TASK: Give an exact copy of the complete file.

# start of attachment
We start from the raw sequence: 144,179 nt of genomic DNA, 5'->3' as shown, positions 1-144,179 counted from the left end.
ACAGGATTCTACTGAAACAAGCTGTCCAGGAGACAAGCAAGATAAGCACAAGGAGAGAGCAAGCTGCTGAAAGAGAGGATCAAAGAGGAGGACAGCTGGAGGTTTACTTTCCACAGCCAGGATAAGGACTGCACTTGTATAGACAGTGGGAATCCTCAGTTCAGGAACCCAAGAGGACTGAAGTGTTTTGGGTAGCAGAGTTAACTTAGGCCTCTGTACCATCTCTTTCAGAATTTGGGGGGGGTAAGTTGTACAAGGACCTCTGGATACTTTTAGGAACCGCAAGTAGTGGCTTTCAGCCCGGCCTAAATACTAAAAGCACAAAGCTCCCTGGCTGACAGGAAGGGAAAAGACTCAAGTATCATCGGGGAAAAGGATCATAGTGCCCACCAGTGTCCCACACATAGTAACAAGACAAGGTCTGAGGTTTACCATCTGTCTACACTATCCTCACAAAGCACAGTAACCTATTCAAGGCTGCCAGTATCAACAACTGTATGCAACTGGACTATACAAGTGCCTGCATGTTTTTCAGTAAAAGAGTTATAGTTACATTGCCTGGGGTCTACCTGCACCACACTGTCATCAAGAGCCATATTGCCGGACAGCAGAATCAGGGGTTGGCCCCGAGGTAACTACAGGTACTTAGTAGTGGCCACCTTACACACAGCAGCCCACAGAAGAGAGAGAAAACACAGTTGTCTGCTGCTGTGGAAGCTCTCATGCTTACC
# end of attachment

We start from the raw sequence: 144,179 nt of genomic DNA, 5'->3' as shown, positions 1-144,179 counted from the left end.
ACAGGATTCTACTGAAACAAGCTGTCCAGGAGACAAGCAAGATAAGCACAAGGAGAGAGCAAGCTGCTGAAAGAGAGGATCAAAGAGGAGGACAGCTGGAGGTTTACTTTCCACAGCCAGGATAAGGACTGCACTTGTATAGACAGTGGGAATCCTCAGTTCAGGAACCCAAGAGGACTGAAGTGTTTTGGGTAGCAGAGTTAACTTAGGCCTCTGTACCATCTCTTTCAGAATTTGGGGGGGGTAAGTTGTACAAGGACCTCTGGATACTTTTAGGAACCGCAAGTAGTGGCTTTCAGCCCGGCCTAAATACTAAAAGCACAAAGCTCCCTGGCTGACAGGAAGGGAAAAGACTCAAGTATCATCGGGGAAAAGGATCATAGTGCCCACCAGTGTCCCACACATAGTAACAAGACAAGGTCTGAGGTTTACCATCTGTCTACACTATCCTCACAAAGCACAGTAACCTATTCAAGGCTGCCAGTATCAACAACTGTATGCAACTGGACTATACAAGTGCCTGCATGTTTTTCAGTAAAAGAGTTATAGTTACATTGCCTGGGGTCTACCTGCACCACACTGTCATCAAGAGCCATATTGCCGGACAGCAGAATCAGGGGTTGGCCCCGAGGTAACTACAGGTACTTAGTAGTGGCCACCTTACACACAGCAGCCCACAGAAGAGAGAGAAAACACAGTTGTCTGCTGCTGTGGAAGCTCTCATGCTTACC